Reclaiming what was lost: Nostalgia in Arab art

In Adra Kandil’s mid-20s, she has cultivated a deep attachment to photography from the 1960s. (Supplied)
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Updated 09 April 2020

Reclaiming what was lost: Nostalgia in Arab art

  • A new generation of artists and designers in the Middle East are ‘part of an awakening for a past that has been undervalued’

BEIRUT: It’s mid-February in Beirut and the visual artist Adra Kandil is discussing old photographs in a café on Bliss Street. Although in her mid-20s, she has cultivated a deep attachment to photography from the 1960s — particularly Lebanon’s Golden Age and the imagery associated with the country’s pre-war heyday. For her, such photographs represent something that has been irretrievably lost. 

“My memories are amplified and seem much better than they really were,” she says. “I romanticize memories. That’s the thing with time passing: It glorifies what you once had. I construct from that feeling — the happiness, the melancholy; all of it.”




For Adra Kandil, such photographs represent something that has been irretrievably lost. (Supplied)

It is this loss and sentimentality that drives Kandil’s work: a collection of collages and compositions that have a nostalgic, dreamlike quality. There are old newspapers, flowers, film stars, vintage cityscapes, Air Liban tickets, coffee cups and classic cars in her artwork, which she releases under the moniker Dear Nostalgia. In many the moon features prominently. 

“I create from an accumulation of memories, feelings, scents and sounds,” says Kandil, whose work enables her to explore themes of childhood, home and identity. “My memory is very much based on my sensory experiences. I am inspired by what once was, and inspired by collecting and putting things together from my past, or a collective past. My work always has a message and the process isn’t linear. Sometimes an old photograph inspires me, sometimes a new song from my playlist, sometimes a story about my father’s childhood.”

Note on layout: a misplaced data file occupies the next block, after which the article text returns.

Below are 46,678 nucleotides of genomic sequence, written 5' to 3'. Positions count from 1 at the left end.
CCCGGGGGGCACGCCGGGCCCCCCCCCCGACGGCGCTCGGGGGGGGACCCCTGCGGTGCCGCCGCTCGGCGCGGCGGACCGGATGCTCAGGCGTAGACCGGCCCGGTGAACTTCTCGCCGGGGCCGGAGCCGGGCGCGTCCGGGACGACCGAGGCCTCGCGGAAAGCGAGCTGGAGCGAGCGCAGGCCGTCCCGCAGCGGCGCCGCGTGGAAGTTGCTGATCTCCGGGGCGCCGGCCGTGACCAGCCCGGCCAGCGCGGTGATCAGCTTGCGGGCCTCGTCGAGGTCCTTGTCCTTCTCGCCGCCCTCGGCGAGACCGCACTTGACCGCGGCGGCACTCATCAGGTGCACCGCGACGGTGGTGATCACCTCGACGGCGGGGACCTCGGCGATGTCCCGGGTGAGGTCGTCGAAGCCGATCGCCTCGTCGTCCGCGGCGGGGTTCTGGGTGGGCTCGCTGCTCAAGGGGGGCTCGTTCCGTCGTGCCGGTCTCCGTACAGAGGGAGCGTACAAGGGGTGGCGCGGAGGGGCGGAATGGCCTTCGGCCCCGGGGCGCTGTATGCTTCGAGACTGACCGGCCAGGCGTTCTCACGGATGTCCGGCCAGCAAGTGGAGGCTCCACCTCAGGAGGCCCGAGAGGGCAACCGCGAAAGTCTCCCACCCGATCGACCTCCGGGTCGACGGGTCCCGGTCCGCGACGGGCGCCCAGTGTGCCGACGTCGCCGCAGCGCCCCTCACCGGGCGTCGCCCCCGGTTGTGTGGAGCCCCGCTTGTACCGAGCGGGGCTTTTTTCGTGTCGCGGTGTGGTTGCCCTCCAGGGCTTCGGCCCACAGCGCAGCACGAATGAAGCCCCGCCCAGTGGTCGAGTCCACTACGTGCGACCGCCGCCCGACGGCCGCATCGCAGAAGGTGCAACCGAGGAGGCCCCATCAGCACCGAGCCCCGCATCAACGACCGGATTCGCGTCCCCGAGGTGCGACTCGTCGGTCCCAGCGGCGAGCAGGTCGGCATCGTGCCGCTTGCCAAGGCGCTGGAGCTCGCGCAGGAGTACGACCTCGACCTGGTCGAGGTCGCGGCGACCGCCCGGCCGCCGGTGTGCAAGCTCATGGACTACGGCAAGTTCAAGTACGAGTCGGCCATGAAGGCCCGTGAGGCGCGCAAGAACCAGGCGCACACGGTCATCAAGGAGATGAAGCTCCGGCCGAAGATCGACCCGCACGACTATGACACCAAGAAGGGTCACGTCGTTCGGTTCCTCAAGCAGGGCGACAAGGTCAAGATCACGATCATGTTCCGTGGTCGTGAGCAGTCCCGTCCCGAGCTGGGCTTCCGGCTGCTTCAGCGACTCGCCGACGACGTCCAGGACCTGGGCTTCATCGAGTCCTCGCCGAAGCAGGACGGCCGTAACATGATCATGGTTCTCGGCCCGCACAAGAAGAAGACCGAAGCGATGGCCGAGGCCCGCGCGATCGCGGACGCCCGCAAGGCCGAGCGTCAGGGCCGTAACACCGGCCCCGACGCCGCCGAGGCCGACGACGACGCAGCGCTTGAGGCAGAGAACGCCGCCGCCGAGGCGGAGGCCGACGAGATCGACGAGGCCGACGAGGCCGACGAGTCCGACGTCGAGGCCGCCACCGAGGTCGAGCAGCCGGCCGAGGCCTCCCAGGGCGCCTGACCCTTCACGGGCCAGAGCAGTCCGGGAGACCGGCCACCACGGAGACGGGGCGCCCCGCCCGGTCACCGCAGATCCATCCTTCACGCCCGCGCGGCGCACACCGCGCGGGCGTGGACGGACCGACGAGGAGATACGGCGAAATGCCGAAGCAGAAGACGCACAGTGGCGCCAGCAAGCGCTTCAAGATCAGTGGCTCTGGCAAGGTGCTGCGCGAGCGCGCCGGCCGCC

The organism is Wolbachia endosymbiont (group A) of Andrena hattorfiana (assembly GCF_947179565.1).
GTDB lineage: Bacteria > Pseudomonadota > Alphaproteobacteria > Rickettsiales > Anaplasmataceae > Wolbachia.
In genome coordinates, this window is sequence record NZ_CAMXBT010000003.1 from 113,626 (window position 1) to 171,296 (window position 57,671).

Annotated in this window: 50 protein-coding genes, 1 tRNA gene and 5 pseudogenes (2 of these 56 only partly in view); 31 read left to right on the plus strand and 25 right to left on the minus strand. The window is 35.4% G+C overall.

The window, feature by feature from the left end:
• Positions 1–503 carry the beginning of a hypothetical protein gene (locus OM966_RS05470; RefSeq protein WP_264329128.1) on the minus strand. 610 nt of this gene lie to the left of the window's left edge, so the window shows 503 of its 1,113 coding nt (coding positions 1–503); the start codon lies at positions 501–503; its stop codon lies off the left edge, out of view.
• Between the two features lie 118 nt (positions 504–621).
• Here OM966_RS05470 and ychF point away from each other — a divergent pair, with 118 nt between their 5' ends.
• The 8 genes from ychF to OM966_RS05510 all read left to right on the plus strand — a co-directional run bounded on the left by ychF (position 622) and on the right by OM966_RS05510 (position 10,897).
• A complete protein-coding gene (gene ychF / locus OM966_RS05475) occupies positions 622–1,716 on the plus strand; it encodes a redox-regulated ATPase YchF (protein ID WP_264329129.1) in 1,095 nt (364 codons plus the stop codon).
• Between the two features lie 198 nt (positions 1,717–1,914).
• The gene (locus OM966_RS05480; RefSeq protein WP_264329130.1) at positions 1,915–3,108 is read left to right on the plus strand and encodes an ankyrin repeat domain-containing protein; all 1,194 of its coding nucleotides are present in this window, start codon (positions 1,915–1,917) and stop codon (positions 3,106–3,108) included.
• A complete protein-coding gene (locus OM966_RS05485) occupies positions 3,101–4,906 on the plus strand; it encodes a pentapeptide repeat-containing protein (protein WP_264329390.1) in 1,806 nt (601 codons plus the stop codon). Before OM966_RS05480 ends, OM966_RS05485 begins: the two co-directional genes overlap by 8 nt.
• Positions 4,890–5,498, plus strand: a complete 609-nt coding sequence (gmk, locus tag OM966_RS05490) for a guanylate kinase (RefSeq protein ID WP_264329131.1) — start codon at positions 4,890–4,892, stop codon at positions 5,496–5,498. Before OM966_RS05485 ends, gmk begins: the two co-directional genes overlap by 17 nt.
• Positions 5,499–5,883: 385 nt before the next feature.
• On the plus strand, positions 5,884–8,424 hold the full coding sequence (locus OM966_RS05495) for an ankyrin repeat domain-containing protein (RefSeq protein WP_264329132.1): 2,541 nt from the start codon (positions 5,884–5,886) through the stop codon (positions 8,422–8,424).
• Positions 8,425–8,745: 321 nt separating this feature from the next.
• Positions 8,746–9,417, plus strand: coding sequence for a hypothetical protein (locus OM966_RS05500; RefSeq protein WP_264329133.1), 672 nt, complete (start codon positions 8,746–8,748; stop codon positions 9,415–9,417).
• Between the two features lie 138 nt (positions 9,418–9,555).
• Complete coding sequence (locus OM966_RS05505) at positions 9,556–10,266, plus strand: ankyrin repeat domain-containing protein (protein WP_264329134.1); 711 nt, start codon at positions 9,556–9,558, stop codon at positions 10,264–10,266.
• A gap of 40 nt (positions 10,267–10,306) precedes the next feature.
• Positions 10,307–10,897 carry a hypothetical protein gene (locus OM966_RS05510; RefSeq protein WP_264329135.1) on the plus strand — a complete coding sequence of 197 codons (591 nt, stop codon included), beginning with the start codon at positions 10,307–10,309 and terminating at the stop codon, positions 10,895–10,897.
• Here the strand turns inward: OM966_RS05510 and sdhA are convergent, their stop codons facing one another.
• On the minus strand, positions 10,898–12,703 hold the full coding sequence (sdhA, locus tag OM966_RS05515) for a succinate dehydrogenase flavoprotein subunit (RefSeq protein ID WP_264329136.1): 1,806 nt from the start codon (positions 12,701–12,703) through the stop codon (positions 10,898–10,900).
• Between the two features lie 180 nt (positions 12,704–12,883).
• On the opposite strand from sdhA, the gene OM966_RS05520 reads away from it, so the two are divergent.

It is this loss and sentimentality that drives Kandil’s work: a collection of collages and compositions that have a nostalgic, dreamlike quality. (Supplied)

She’s far from alone. A new generation of artists and designers have embraced the imagery of their collective past. From cultural icons including Umm Kulthum, Fayrouz, Sabah, Abdel Halim Hafez and Asmahan, to vintage signs and photographs of old Beirut and Damascus, there’s a palpable sense of nostalgia to much of their work. Even the scripts these artists use are synonymous with certain eras: Ruqʿah, for example, a shorthand script often associated with Egyptian movie posters. 

Examples of work from a number of these artists and designers can be found on Arabic Pop Art, an Instagram account that curates pop and collage art inspired by Arab culture. There’s Stephany Sanossian, who places modern pop-culture figures in old Arab settings, and Saba Mousavi, who goes by the name sad.mim.art and has a fondness for the Palestinian cause. 




Rana Salam who first captured her distinctive visual style in 1992. (Supplied)

“There’s something visually charming about nostalgia which gives you that dreamy, romantic feel which a lot of people might prefer over today’s more minimalistic, or even more realistic, visual approach,” says Paola Mounla, the founder of Art of Thawra, an Instagram account that curates art related to Lebanon’s recent protests. “That said, when it comes to Lebanon, the common feeling among the Lebanese is that the country’s best days were pre-war, and so any art that is nostalgic will bring out that feeling of ‘Oh, those good old days.’”